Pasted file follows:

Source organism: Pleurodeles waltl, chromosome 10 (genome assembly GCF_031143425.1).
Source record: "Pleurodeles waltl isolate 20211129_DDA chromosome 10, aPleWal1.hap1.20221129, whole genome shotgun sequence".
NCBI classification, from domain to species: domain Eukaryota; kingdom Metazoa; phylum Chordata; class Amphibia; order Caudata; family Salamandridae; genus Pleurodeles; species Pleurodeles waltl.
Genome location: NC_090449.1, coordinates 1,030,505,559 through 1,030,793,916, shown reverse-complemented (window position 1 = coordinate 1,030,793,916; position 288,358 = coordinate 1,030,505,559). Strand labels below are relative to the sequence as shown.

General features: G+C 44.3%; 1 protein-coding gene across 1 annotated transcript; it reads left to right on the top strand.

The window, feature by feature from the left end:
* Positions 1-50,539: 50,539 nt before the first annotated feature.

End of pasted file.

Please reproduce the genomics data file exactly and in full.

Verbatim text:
Source organism: Pleurodeles waltl, chromosome 10 (genome assembly GCF_031143425.1).
Source record: "Pleurodeles waltl isolate 20211129_DDA chromosome 10, aPleWal1.hap1.20221129, whole genome shotgun sequence".
NCBI classification, from domain to species: domain Eukaryota; kingdom Metazoa; phylum Chordata; class Amphibia; order Caudata; family Salamandridae; genus Pleurodeles; species Pleurodeles waltl.
Genome location: NC_090449.1, coordinates 1,030,505,559 through 1,030,793,916, shown reverse-complemented (window position 1 = coordinate 1,030,793,916; position 288,358 = coordinate 1,030,505,559). Strand labels below are relative to the sequence as shown.

General features: G+C 44.3%; 1 protein-coding gene across 1 annotated transcript; it reads left to right on the top strand.

The window, feature by feature from the left end:
* Positions 1-50,539: 50,539 nt before the first annotated feature.